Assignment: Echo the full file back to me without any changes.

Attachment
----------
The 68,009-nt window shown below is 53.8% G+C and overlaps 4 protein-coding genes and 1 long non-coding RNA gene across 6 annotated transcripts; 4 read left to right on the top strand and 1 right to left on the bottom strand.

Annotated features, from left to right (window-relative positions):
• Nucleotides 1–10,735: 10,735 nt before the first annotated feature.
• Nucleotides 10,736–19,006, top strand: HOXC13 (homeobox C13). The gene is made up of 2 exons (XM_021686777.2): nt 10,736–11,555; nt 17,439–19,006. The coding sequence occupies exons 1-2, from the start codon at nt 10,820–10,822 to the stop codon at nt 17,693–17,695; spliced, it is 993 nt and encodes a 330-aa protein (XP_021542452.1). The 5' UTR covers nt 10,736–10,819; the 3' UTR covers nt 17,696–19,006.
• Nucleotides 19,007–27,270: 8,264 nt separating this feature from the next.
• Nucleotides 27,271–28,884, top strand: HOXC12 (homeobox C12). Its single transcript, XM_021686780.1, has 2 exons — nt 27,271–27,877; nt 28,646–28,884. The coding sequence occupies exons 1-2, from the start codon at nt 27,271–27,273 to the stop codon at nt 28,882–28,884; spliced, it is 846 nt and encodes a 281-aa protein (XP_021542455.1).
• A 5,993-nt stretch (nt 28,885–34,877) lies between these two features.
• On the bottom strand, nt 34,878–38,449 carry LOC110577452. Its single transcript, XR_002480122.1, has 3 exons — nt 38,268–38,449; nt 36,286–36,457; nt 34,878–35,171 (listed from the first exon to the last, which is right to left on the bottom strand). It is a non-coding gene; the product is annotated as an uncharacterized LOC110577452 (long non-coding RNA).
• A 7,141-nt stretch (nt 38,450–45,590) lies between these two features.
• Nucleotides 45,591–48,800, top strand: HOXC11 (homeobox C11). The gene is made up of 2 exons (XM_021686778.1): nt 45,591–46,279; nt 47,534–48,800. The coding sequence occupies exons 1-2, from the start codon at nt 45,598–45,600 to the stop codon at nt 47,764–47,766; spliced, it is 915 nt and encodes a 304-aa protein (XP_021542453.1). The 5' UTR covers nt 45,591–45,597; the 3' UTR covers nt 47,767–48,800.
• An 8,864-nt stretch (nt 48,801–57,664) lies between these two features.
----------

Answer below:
The 68,009-nt window shown below is 53.8% G+C and overlaps 4 protein-coding genes and 1 long non-coding RNA gene across 6 annotated transcripts; 4 read left to right on the top strand and 1 right to left on the bottom strand.

Annotated features, from left to right (window-relative positions):
• Nucleotides 1–10,735: 10,735 nt before the first annotated feature.
• Nucleotides 10,736–19,006, top strand: HOXC13 (homeobox C13). The gene is made up of 2 exons (XM_021686777.2): nt 10,736–11,555; nt 17,439–19,006. The coding sequence occupies exons 1-2, from the start codon at nt 10,820–10,822 to the stop codon at nt 17,693–17,695; spliced, it is 993 nt and encodes a 330-aa protein (XP_021542452.1). The 5' UTR covers nt 10,736–10,819; the 3' UTR covers nt 17,696–19,006.
• Nucleotides 19,007–27,270: 8,264 nt separating this feature from the next.
• Nucleotides 27,271–28,884, top strand: HOXC12 (homeobox C12). Its single transcript, XM_021686780.1, has 2 exons — nt 27,271–27,877; nt 28,646–28,884. The coding sequence occupies exons 1-2, from the start codon at nt 27,271–27,273 to the stop codon at nt 28,882–28,884; spliced, it is 846 nt and encodes a 281-aa protein (XP_021542455.1).
• A 5,993-nt stretch (nt 28,885–34,877) lies between these two features.
• On the bottom strand, nt 34,878–38,449 carry LOC110577452. Its single transcript, XR_002480122.1, has 3 exons — nt 38,268–38,449; nt 36,286–36,457; nt 34,878–35,171 (listed from the first exon to the last, which is right to left on the bottom strand). It is a non-coding gene; the product is annotated as an uncharacterized LOC110577452 (long non-coding RNA).
• A 7,141-nt stretch (nt 38,450–45,590) lies between these two features.
• Nucleotides 45,591–48,800, top strand: HOXC11 (homeobox C11). The gene is made up of 2 exons (XM_021686778.1): nt 45,591–46,279; nt 47,534–48,800. The coding sequence occupies exons 1-2, from the start codon at nt 45,598–45,600 to the stop codon at nt 47,764–47,766; spliced, it is 915 nt and encodes a 304-aa protein (XP_021542453.1). The 5' UTR covers nt 45,591–45,597; the 3' UTR covers nt 47,767–48,800.
• An 8,864-nt stretch (nt 48,801–57,664) lies between these two features.